Under the Hood

Overnight Jobs, Long Work Hours May Lead To Heavier Drinking

Danger Of Drinks After Work
Drinks after work can quickly turn into a health problem, if you work too much. Photo courtesy of Shutterstock

There’s a reason why happy hour starts right after people typically get out of work. After a long, hard day at the office, it’s not uncommon for tired employees to hit the bar or even wait until they get home to have a few beers. Finnish researchers from the Finnish Institute of Occupational Health studied the health consequences of working long hours and overtime with how it affects a person’s alcohol consumption and published their findings in the British Medical Journal.

"The workplace is an important setting for the prevention of alcohol misuse, because more than half of the adult population are employed," the researchers wrote. They found one in four people have been classified as at-risk users, and work plays a part in propelling people into a barstool. "Further research is needed to assess whether preventive interventions against risky alcohol use could benefit from information on working hours."

Risky alcohol use is considered 14 or more drinks a week for women, and more than 21 drinks a week for men. It’s the point at which researchers found a person can put themselves at an increased risk for a slew of health consequences, including liver disease, cancer, heart disease, stroke, mental disorders, and injuries. Not to mention all of the social costs risky alcohol use can have on a person, which include family issues, violence, traffic incidents, health care costs, and reduced work productivity.

They examined 36 studies, which included 333,693 people from 14 different countries and found those with longer work hours were at greater risk for consuming more alcohol. In fact, those who worked more than 55 hours a week were 16 percent more likely to drink at a high risk level. Compare that to people with the typical 9 to 5 schedule who clocked in between 35 to 40 hours were 11 percent more likely to reach for alcohol on a daily basis.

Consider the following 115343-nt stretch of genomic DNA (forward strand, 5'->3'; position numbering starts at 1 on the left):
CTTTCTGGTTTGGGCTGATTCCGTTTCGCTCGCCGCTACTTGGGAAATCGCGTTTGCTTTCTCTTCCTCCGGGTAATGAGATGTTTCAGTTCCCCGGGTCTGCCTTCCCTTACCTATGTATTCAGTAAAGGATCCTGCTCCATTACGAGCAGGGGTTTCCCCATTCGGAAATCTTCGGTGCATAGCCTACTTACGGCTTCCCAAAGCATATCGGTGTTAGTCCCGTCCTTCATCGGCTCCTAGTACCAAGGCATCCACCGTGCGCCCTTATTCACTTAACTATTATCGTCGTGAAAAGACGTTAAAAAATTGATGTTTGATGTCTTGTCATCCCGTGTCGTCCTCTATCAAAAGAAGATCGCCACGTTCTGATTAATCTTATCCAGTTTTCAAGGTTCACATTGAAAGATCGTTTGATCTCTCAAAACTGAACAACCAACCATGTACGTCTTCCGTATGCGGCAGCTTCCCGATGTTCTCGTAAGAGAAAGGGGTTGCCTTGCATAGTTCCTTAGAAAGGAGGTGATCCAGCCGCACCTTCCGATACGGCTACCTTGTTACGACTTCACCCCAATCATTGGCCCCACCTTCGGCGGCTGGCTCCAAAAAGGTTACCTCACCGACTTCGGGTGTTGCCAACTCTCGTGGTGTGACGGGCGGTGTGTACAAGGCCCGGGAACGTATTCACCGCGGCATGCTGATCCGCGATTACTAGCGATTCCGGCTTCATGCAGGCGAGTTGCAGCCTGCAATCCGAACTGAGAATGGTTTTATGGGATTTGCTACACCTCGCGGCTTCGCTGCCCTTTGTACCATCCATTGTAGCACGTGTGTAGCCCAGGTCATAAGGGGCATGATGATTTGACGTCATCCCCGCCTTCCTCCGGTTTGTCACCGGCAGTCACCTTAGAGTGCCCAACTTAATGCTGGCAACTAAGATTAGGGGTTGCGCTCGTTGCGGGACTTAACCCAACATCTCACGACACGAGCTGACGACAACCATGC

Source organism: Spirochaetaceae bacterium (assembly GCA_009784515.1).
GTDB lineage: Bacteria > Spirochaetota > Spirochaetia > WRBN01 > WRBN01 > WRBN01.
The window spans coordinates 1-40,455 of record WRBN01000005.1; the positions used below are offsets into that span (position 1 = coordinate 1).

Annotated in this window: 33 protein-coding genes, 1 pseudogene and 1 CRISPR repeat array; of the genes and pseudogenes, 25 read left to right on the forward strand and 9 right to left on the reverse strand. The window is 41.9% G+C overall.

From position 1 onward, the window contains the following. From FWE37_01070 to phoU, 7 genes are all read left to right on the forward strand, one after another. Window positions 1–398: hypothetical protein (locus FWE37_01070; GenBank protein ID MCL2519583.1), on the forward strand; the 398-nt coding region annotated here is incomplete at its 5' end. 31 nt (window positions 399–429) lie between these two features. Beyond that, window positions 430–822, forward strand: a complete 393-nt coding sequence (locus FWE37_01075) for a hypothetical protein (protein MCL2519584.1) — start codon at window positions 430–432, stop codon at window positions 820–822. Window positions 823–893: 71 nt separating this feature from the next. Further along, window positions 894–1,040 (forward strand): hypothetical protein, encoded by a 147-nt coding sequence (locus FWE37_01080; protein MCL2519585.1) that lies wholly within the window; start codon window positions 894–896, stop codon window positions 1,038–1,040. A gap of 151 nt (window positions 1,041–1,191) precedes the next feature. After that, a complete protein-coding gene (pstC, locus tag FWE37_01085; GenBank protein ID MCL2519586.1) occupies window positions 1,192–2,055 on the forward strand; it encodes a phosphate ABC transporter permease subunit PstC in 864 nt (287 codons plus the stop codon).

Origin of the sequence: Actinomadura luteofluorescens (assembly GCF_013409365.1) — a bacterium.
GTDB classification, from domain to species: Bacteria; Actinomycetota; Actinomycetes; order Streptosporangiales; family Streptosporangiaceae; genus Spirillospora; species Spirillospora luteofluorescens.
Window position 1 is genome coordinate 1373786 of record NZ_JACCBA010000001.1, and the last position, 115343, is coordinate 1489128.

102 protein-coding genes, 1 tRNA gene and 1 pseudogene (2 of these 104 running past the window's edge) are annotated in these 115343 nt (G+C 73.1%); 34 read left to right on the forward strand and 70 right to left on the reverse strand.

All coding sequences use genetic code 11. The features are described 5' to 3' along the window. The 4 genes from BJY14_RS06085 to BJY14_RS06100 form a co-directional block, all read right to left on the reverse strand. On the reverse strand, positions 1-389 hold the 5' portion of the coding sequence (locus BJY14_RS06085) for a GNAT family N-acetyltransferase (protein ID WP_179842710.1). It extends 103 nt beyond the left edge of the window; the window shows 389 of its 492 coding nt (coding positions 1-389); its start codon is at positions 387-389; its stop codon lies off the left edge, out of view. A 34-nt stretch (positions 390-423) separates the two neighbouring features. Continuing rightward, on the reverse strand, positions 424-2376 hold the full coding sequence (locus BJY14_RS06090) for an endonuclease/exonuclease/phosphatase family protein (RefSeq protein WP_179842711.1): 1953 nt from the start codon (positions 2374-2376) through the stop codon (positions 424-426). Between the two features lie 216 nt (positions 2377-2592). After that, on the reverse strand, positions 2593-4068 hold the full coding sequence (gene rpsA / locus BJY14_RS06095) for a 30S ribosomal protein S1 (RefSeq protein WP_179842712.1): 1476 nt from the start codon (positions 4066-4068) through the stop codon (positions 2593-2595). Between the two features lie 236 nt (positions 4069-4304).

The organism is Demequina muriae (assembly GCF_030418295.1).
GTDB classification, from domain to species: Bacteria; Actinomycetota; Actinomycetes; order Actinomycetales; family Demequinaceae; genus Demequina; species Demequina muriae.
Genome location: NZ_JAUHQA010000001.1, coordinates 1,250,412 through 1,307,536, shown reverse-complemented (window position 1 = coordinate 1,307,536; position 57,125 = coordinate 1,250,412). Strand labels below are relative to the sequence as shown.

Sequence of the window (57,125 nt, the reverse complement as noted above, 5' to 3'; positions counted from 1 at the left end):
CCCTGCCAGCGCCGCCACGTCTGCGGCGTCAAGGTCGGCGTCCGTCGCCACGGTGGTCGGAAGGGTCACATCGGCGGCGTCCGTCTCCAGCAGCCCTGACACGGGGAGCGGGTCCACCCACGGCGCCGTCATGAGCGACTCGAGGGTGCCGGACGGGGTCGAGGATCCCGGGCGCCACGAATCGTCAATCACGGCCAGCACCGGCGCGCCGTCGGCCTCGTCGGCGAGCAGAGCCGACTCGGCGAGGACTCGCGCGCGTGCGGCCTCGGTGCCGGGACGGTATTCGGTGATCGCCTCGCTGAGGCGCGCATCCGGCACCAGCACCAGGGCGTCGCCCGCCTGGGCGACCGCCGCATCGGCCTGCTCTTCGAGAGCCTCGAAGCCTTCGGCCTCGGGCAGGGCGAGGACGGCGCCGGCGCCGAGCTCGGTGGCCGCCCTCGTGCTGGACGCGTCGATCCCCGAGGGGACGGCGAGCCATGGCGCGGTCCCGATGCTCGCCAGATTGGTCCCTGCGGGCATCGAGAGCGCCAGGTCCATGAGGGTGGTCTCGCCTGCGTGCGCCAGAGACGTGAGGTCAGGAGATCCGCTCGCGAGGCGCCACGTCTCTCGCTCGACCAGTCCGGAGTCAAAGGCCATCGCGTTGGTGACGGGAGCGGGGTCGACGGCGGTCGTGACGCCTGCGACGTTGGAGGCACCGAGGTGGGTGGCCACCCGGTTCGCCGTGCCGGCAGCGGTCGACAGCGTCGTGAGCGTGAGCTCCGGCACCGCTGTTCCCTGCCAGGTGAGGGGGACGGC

After Work Drink Danger Long work hours may lead to a dangerous habit. Photo courtesy of Shutterstock

Workaholic's Balancing Act

It didn’t matter if the person was a man or woman, young or old, or what race they were. One thing stood consistent throughout each demographic: the more you work, the more likely you are to drink excessively. Even if they don’t reach a risky level, 60 percent of people blamed their stress on work, and two-thirds of people said they drink to unwind from the long day, according to a separate online survey.

"Given mounting pressure to exclude an increasing proportion of workers from current standards that limit working hours in Europe and other developed countries," Cassandra A. Okechukwu, a professor at Harvard School of Public Health, wrote in an accompanying editorial, "long working hours is an exposure that we cannot afford to ignore."

However, if you want to ignore the drinking problem your job may be driving you to, there’s an “After-Work Drink Chart” colleagues or clients can follow to find the right drink. “Someone who orders a vodka martini has an agenda,” New York Mixologist Damon Boelte said, “and that is to get drunk.” An order of wine shines the opposite light on a drinker. They have no agenda, unless they order an expensive bottle of wine. Meanwhile, the most popular order a bartender gets is a beer. A cold brew is viewed as a friendly gesture, but mixologists suggest to avoid a cheap mainstream beer and go for a local microbrew for more flavor and sophistication instead. Bottom line is balance is key to the workaholic’s drinking habit. 

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